Wild Neighbors by HSUS

Read  November 2017
Recommended for people having animal conflicts
★    ★    ★ 

 

Written in 1997, Wild Animals is no less pertinent today. I picked it up largely out of curiosity, as I’m one of the ones that feels like I’ve generally learned to live with the vertebrate populations. I do occasionally wish the rabbits wouldn’t be quite so fond of my yard, although, to be totally honest, the real issue is my empathetic distress when my dogs wound or kill them. (I miss my rottweilers, who were generally lazy and preferred loads of loud barking over actual physical conflict). So I’ve already mastered strategy number one: learn to live with the animal. At any rate, it’s a solid book, full of general information for those who are new to the issue, say, new homeowners that never spent time re-reading wildlife magazines.

It’s divided into three sections, ‘Living With Wild Neighbors,’ an animal index, and various supporting appendixes. ‘Living With’ is a surprisingly well-balanced section. It begins with overall strategy, which follows a well-known problem-solving pathway of determine the problem, identify the damage, assess the seriousness of the damage, evaluate options and act. It’s good advice: my mom, for instance complains about the little vole pathways in the snow every year. Is it actual damage? No. Health issue? No. Solution is to stop feeding birds sloppy seed. Will she change? No. Maybe we should look for a book on Zen.

The authors note that a lot of apparent ‘conflicts’ may not be a conflict at all, but end up perceived as such because of a sighting. Many animals have larger territories and a sighting may be the result of an animal on a regular patrol. Another possibility it the dispersal of young seeking new territories. That’s were having environmental changes helps (lack of denning space, baffles, etc). There’s then an overview of types of agencies that might help someone take action and consideration of action in light of laws. Hint: you don’t get to randomly shoot stuff.

The section on ‘Health Concerns’ ignores the ‘fluffy bunny’ aspect of wildlife and goes straight for the jugular. Or should I say, the bubonic plague? Yes, that’s right–every year in the Southwest U.S. there is a case or two of plague, primarily flea-transmitted and then acquired through domestic pets exposed to fleas on rodents. Other familiar ones are chlamydia, salmonella and Lyme disease, as well as genuinely fearsome ones like the Hanta virus. There’s also brief information on how to clean bites (soap, running water, ER visits). Just in case you were getting the idea that you wanted to, you know, invite the critters into your home.

Most potentially interesting was a ‘Tools and Tactics’ section. I was hoping for something that actually evaluated some of the products out there–ultrasonic machines, scarecrows, baffles, sprays and the like. Most effective techniques rely on physical deterrents–covering the chimney, rabbit-proof fencing, caulking by power/water meters, etc. There’s a few notes on effectiveness, but no evidence provided of hard data. Occasionally, such as in the section about hair (deer/rabbits supposedly avoid it), it says, ‘it’s worth a try.’ No, it’s not–if it involves embarrassing myself by asking a a hair salon for a bag of hair, I want to be right, not weird. It lists common products, pesticides and stuff marketed as repellents. Here’s where being 20 years out of date is a weakness. But as I try to remind my mom–if spraying it kills something living and breathing, what, precisely, do you think it does to you?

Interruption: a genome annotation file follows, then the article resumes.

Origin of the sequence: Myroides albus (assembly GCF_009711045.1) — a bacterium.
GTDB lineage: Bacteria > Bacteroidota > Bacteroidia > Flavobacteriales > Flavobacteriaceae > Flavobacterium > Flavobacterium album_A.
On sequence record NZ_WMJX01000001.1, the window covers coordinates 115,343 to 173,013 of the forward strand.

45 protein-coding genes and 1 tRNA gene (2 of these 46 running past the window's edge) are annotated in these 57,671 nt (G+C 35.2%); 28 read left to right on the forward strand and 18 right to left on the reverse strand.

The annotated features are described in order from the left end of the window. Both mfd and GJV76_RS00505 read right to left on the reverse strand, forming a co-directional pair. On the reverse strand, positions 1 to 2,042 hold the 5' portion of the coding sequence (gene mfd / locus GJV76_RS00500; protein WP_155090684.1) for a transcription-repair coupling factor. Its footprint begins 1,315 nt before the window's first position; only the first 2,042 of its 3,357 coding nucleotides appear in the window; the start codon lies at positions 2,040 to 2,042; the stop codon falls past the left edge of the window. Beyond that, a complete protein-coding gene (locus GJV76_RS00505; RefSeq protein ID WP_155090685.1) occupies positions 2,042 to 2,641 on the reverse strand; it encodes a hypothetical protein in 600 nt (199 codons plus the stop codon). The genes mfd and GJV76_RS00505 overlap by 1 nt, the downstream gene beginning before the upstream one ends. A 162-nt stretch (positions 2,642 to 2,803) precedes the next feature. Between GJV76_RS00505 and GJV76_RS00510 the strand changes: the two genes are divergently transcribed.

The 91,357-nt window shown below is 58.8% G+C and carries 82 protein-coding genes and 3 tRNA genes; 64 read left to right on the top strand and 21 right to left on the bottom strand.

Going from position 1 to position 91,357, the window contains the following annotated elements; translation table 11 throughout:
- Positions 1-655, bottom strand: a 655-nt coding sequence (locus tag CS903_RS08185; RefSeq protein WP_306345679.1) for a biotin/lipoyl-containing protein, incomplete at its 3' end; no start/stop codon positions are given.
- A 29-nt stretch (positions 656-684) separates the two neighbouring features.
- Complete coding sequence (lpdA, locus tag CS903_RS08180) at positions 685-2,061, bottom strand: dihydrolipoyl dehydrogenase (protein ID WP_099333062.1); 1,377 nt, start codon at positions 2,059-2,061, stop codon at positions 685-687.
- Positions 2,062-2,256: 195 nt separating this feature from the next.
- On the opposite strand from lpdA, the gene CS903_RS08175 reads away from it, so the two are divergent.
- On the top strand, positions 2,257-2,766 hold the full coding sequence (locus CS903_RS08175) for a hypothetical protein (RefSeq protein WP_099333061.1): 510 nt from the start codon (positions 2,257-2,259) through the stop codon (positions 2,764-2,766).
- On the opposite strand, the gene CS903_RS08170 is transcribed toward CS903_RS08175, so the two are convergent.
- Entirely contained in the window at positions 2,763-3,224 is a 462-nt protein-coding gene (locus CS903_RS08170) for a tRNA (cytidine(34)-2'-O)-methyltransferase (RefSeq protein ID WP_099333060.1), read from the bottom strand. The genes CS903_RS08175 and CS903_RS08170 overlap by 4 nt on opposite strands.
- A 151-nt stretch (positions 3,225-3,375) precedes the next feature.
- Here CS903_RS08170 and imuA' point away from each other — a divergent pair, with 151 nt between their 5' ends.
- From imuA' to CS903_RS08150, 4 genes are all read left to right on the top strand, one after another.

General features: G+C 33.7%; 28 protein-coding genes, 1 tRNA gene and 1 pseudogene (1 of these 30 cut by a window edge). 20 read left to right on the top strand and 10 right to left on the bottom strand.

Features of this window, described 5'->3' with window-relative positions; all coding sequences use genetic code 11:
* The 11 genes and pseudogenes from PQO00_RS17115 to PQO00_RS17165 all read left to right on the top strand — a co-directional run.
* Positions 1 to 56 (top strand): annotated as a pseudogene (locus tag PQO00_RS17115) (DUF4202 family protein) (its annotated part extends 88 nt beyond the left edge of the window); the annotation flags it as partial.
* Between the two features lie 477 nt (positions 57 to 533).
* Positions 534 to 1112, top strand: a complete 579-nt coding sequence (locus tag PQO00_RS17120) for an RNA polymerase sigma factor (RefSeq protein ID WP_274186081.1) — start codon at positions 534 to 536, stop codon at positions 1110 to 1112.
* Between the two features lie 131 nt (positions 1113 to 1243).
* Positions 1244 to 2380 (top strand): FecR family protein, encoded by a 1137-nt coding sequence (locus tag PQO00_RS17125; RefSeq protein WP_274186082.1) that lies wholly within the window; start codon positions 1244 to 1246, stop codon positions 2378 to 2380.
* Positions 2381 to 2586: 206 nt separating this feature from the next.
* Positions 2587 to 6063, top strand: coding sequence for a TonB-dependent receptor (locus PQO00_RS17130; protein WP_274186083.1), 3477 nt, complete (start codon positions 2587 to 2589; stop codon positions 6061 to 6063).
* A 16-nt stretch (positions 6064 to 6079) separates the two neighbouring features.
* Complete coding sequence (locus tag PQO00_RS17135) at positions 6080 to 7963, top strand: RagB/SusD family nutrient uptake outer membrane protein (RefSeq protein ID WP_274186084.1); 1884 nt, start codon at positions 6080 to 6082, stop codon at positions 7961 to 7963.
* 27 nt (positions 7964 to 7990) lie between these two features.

The animal section will be familiar to anyone who owned one of those Guides to North American Animals (cough, cough). It divides into history, habitat, diet, reproduction, various problems, various solutions. Pictures are drawn, not photographed, sadly. It also contains animals that are common, but I marvel a little at a couple of the choices. I mean, if you are going to include cougars and bobcats, which are notoriously secretive and generally rare even in farm-like landscapes, you might as well include moose, which are slightly more common and as belligerent. Other animals are armadillos, bats, beavers, black bears, chipmunks, chimney swifts, mice, house sparrows, snakes, and woodpeckers, among others.

The appendixes include other sources of information, including HSUS and USDA offices, sources for products and a glossary. Sadly, I’m sure much of it is out of date. However, overall, not a bad introductory guide for the animal-naive homeowner who is dealing with various ‘somethings’ invading their territory and wants information on how to actually deal with the problem–if it is one.

Oh, and the section on rabbits says this about repellents: “Many homemade repellent strategies have been tried, with the usual varying results that taunt anyone trying to make real sense out of them. These include soap and hair as recommended sometimes for repelling deer. While we cannot endorse any of these procedures enthusiastically, they may be worth trying and certainly are an inexpensive form of entertainment if nothing else.”

Smarty-pants.

 

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About thebookgator

avid reader and Goodreads reviewer looking for a home.
This entry was posted in Book reviews, Non-fiction and tagged , . Bookmark the permalink.

2 Responses to Wild Neighbors by HSUS

  1. I used to have a garden. Every year it got eaten even with two dogs protecting it. I escalated the game by planting hotter and hotter peppers. In Texas, raccoons will eat jalapeños but not habaneros. Now, I need to figure out what to do with all the habaneros this year

    • thebookgator says:

      Ha! I didn’t think of that solution–primarily because I’m a spice wimp. I don’t know that you solved your conundrum. I’d lend you my current dog if we were a state or two closer; he seems to have a knack.

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